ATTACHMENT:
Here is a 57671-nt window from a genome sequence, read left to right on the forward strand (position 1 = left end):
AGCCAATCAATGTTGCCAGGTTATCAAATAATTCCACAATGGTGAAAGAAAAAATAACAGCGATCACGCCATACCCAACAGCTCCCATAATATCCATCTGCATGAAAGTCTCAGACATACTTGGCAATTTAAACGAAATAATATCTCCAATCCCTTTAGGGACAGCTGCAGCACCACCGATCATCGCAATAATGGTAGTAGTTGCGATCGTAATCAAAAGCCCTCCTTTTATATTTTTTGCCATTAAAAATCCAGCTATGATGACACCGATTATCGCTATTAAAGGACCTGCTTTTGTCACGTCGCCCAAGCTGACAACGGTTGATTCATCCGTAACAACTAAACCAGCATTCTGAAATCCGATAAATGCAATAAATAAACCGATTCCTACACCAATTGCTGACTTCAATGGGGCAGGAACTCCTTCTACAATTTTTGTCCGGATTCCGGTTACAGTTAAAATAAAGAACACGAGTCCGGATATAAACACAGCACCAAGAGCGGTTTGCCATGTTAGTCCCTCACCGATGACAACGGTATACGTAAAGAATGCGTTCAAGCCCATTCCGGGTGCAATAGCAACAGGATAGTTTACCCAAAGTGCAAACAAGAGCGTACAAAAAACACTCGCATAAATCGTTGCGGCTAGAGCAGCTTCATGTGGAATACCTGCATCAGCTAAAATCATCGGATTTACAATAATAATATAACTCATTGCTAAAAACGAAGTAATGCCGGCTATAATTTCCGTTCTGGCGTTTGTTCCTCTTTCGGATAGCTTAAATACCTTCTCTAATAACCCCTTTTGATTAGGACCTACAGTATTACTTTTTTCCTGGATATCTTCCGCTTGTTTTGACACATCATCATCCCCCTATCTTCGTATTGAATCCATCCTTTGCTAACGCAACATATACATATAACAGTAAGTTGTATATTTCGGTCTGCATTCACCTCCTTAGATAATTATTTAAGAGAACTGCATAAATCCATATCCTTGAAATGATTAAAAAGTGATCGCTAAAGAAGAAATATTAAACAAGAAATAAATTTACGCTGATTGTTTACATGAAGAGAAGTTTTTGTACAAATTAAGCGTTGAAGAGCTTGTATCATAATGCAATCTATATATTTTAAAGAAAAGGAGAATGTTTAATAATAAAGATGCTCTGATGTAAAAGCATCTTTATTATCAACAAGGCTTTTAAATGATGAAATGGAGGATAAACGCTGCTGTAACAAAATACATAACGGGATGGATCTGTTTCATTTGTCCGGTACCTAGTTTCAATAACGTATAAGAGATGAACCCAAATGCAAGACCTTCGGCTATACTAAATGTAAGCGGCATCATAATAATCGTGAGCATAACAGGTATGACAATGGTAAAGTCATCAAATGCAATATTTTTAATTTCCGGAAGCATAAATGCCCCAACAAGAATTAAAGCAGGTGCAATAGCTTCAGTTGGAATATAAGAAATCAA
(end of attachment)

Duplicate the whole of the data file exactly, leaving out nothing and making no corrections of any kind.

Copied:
Here is a 57671-nt window from a genome sequence, read left to right on the forward strand (position 1 = left end):
AGCCAATCAATGTTGCCAGGTTATCAAATAATTCCACAATGGTGAAAGAAAAAATAACAGCGATCACGCCATACCCAACAGCTCCCATAATATCCATCTGCATGAAAGTCTCAGACATACTTGGCAATTTAAACGAAATAATATCTCCAATCCCTTTAGGGACAGCTGCAGCACCACCGATCATCGCAATAATGGTAGTAGTTGCGATCGTAATCAAAAGCCCTCCTTTTATATTTTTTGCCATTAAAAATCCAGCTATGATGACACCGATTATCGCTATTAAAGGACCTGCTTTTGTCACGTCGCCCAAGCTGACAACGGTTGATTCATCCGTAACAACTAAACCAGCATTCTGAAATCCGATAAATGCAATAAATAAACCGATTCCTACACCAATTGCTGACTTCAATGGGGCAGGAACTCCTTCTACAATTTTTGTCCGGATTCCGGTTACAGTTAAAATAAAGAACACGAGTCCGGATATAAACACAGCACCAAGAGCGGTTTGCCATGTTAGTCCCTCACCGATGACAACGGTATACGTAAAGAATGCGTTCAAGCCCATTCCGGGTGCAATAGCAACAGGATAGTTTACCCAAAGTGCAAACAAGAGCGTACAAAAAACACTCGCATAAATCGTTGCGGCTAGAGCAGCTTCATGTGGAATACCTGCATCAGCTAAAATCATCGGATTTACAATAATAATATAACTCATTGCTAAAAACGAAGTAATGCCGGCTATAATTTCCGTTCTGGCGTTTGTTCCTCTTTCGGATAGCTTAAATACCTTCTCTAATAACCCCTTTTGATTAGGACCTACAGTATTACTTTTTTCCTGGATATCTTCCGCTTGTTTTGACACATCATCATCCCCCTATCTTCGTATTGAATCCATCCTTTGCTAACGCAACATATACATATAACAGTAAGTTGTATATTTCGGTCTGCATTCACCTCCTTAGATAATTATTTAAGAGAACTGCATAAATCCATATCCTTGAAATGATTAAAAAGTGATCGCTAAAGAAGAAATATTAAACAAGAAATAAATTTACGCTGATTGTTTACATGAAGAGAAGTTTTTGTACAAATTAAGCGTTGAAGAGCTTGTATCATAATGCAATCTATATATTTTAAAGAAAAGGAGAATGTTTAATAATAAAGATGCTCTGATGTAAAAGCATCTTTATTATCAACAAGGCTTTTAAATGATGAAATGGAGGATAAACGCTGCTGTAACAAAATACATAACGGGATGGATCTGTTTCATTTGTCCGGTACCTAGTTTCAATAACGTATAAGAGATGAACCCAAATGCAAGACCTTCGGCTATACTAAATGTAAGCGGCATCATAATAATCGTGAGCATAACAGGTATGACAATGGTAAAGTCATCAAATGCAATATTTTTAATTTCCGGAAGCATAAATGCCCCAACAAGAATTAAAGCAGGTGCAATAGCTTCAGTTGGAATATAAGAAATCAA